The latest example comes from Ford. In a brief series of tweets shortly after Election Day, Trump took credit for convincing Ford to keep jobs at its Kentucky manufacturing plant.

On closer examination that was not quite accurate, but earlier this week Trump took credit for another Ford move, when the company announced that it was ditching plans for a new facility in Mexico.

As Bloomberg reports, that’s not quite accurate, either:

Ford says Trump’s criticism of the auto industry moving jobs abroad wasn’t the motivation for its change of plans, citing instead a drop in demand for the small cars it planned to build in Mexico.

The new plan is to invest $700 million in its Flat Rock, Michigan plant. Under a conventional manufacturing scenario, that would result in several thousand jobs. However, the company anticipates only 700 jobs.

Ford announced the upgrade as part of a companywide overhaul that will leverage electric vehicle technology. That brings us to the main factors that underpin the ability of U.S. auto manufacturers to continue creating jobs under the Trump Administration.

First, of course, is the auto industry bailout championed by President Obama, which is widely credited with saving GM and Chrysler from bankruptcy.

Ford famously turned down that offer, but it did receive a $5.9 billion federal loan in 2009, which enabled it to upgrade facilities in five states as part of the Obama Administration’s plans to promote advanced manufacturing in the U.S.

Ford has continued to innovate in the advanced manufacturing field, which new lightweight materials as well as automation and robotics.

It’s a good bet that the $700 million Flat Rock investment will result in a state-of-the-art facility with all the bells and whistles.

If you’re thinking along the same lines, run right out and buy yourself a cigar.

The new Flat Rock investment still has to pass muster with local planning authorities, but if all goes well Ford will create a Manufacturing Innovation Center at the facility.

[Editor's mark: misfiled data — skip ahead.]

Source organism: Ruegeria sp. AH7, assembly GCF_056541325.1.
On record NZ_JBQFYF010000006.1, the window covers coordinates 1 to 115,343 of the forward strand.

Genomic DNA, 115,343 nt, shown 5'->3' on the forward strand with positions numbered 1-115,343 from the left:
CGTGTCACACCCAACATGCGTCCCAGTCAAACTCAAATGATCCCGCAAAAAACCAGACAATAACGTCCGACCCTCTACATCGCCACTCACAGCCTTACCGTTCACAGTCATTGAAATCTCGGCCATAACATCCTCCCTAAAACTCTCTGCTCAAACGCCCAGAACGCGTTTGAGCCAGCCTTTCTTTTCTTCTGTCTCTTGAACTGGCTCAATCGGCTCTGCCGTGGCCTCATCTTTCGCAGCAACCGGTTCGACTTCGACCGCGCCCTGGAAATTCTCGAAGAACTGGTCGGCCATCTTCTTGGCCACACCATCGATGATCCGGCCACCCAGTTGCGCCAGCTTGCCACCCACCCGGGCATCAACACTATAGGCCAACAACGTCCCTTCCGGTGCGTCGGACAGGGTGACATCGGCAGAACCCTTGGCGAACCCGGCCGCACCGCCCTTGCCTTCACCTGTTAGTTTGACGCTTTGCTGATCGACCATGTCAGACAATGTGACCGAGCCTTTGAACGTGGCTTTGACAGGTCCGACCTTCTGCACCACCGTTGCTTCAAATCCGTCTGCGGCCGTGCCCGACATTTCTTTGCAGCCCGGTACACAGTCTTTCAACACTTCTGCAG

Ford’s current activities hint at some of the processes that could go on there, including 3-D printing, computer modeling and simulation, and of course, robotics.

All of these areas have been promoted by the Obama Administration through the Energy Department’s advanced manufacturing initiatives. These high tech positions are the true manufacturing opportunity of the future.

U.S. Manufacturing Jobs: #ThanksObama

In announcing the Flat Rock upgrade, CEO Bill Ford acknowledged the potential for favorable policies under the incoming Trump Administration. However, he also went out of his way to acknowledge the growth that has already occurred during the economic recovery (anybody remember the crash of ’08 anymore?) under the Obama Administration.

In fact, the 700 new Flat Rock jobs are a drop in the Ford bucket.

Here’s the money quote from Bill Ford, who spoke with both Trump and incoming Vice President Mike Pence about the new investment (cited by the Detroit Free Press):

“They were very pleased that we were investing here in the United States and actually adding 700 jobs on top of the 28,000 that we’ve added over the last five years,” Fields said.


Photo: by Tina Casey.










Recent headlines from the 652 articles in this category:

Tina writes frequently for Triple Pundit and other websites, with a focus on military, government and corporate sustainability, clean tech research and emerging energy technologies. She is a former Deputy Director of Public Affairs of the New York City Department of Environmental Protection, and author of books and articles on recycling and other conservation themes. She is currently Deputy Director of Public Information for the County of Union, New Jersey. Views expressed here are her own and do not necessarily reflect agency policy.

Leave a Reply